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Victims and perpetrators are sometimes hard to distinguish

Not long ago, most Americans would have been shocked and puzzled to hear that the trafficking of human victims still existed anywhere, much less in the United States and even in communities near them.

Times have changed quickly. Only in 2003 did Washington State become the first state in America to criminalize human trafficking. Today, every state has done the same and public awareness has grown enormously.

In Dallas not long ago, federal attorneys and bar association presidents examined the crime of human trafficking. They discussed how victims of trafficking often make contact with police for the first time when they’re arrested as criminal suspects, not as victims. Police sweeps to arrest crime rings often wind up being, in part, round-ups of victims.

The job of more deeply understanding how the suspect actually related to the crime sometimes falls to the defense attorney whose job, after all, is to help the defendant obtain justice in the court system. This way, defense attorneys serve the irreplaceable function of identifying victims of trafficking.

A former New York Bar Association president urged increased training for police, judges, prosecutors and defense attorneys so that victims can be more often be treated as such and thus protected instead of prosecuted. The NYBA president also noted the recently enacted New York law that enables trafficking victims to clear their records of convictions stemming from having been trafficked.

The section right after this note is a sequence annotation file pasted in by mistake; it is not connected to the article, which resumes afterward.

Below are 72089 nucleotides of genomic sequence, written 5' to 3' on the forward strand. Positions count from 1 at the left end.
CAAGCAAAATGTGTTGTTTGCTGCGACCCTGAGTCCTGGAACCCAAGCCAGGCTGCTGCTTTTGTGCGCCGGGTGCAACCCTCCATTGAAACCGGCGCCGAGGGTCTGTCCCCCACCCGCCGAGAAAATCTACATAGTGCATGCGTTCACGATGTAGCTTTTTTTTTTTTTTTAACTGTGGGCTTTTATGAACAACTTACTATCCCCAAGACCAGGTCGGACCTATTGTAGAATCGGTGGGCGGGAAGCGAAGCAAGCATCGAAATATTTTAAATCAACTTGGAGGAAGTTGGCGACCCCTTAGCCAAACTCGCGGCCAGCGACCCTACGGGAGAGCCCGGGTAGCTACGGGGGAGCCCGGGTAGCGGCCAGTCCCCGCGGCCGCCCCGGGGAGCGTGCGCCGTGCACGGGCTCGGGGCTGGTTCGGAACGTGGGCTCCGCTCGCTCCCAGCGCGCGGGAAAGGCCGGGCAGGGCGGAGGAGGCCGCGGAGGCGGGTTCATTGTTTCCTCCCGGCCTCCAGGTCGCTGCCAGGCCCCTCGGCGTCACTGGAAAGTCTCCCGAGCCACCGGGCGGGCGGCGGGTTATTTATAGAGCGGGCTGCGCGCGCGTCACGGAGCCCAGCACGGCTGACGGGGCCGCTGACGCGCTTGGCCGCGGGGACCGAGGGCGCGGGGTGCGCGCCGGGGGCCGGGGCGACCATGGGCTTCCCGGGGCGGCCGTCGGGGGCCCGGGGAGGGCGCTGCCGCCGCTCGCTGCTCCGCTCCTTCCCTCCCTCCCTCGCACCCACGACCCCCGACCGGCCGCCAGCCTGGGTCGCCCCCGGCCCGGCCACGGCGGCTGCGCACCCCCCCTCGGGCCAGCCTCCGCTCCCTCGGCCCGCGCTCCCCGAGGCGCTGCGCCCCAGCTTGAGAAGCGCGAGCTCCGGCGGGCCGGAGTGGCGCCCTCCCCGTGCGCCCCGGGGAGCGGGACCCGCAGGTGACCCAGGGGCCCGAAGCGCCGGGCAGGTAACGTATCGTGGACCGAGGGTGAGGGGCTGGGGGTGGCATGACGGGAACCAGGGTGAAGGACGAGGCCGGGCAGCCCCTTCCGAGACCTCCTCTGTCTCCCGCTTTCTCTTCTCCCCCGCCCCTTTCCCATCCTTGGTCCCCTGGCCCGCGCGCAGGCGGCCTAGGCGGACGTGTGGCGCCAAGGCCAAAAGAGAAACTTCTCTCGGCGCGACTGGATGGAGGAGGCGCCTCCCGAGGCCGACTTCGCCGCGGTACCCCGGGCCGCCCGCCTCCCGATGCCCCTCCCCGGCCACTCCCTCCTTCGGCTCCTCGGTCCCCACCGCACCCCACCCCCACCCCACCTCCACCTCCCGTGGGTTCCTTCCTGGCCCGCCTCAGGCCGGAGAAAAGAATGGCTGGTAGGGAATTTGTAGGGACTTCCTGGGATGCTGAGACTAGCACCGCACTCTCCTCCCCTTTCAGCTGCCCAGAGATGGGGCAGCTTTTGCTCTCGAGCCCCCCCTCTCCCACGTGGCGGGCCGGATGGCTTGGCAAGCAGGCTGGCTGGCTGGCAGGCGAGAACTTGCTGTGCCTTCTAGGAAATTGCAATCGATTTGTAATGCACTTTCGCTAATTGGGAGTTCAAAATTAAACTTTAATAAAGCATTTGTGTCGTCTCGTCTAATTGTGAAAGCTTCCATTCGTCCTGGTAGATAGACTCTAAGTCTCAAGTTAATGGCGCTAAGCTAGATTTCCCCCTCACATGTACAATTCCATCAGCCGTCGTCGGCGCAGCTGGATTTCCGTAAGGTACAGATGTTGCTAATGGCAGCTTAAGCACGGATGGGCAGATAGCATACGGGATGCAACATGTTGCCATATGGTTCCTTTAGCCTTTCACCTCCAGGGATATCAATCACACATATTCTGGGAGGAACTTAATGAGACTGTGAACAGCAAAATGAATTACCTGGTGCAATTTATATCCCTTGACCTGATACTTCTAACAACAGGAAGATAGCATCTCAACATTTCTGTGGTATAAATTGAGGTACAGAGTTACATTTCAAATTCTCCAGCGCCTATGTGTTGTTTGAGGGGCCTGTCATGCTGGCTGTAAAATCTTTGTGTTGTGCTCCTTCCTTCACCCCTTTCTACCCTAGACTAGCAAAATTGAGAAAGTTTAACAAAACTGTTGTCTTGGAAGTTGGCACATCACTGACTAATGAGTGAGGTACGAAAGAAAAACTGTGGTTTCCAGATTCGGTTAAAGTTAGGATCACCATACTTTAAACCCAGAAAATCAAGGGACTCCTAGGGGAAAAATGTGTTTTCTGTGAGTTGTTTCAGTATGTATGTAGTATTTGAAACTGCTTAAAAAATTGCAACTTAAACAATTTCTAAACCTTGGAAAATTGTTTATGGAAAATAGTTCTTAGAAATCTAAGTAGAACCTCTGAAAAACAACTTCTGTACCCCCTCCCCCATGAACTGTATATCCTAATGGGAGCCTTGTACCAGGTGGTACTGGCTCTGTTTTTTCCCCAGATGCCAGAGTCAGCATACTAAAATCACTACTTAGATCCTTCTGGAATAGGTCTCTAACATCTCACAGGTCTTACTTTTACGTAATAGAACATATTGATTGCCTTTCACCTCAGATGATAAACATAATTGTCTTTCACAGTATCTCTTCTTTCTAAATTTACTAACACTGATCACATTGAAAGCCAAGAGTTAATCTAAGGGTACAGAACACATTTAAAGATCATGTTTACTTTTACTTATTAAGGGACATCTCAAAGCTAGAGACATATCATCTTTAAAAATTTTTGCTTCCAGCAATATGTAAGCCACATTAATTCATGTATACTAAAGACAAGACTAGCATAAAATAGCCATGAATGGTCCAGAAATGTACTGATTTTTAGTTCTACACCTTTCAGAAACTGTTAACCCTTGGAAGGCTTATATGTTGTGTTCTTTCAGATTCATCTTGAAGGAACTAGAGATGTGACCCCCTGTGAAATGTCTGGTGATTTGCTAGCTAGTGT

A recent article by a now-public defender warns, among other things, that trafficking victims are groomed to hide from the truth, distrust the police, lie about the crimes they’ve been made to commit, and listen to no one but the trafficker. Many of the tell-tale signs of victimization can resemble signs of criminal activity, such as false or absent identification, no apparent financial records or bank accounts, and evasive behavior.

Along with increased public awareness and anger about the crime of human trafficking, the public will presumably become increasingly sophisticated about the complexity of the crimes and the kinds of interventions the police, judges, prosecutors and defense attorneys must make to ensure justice.

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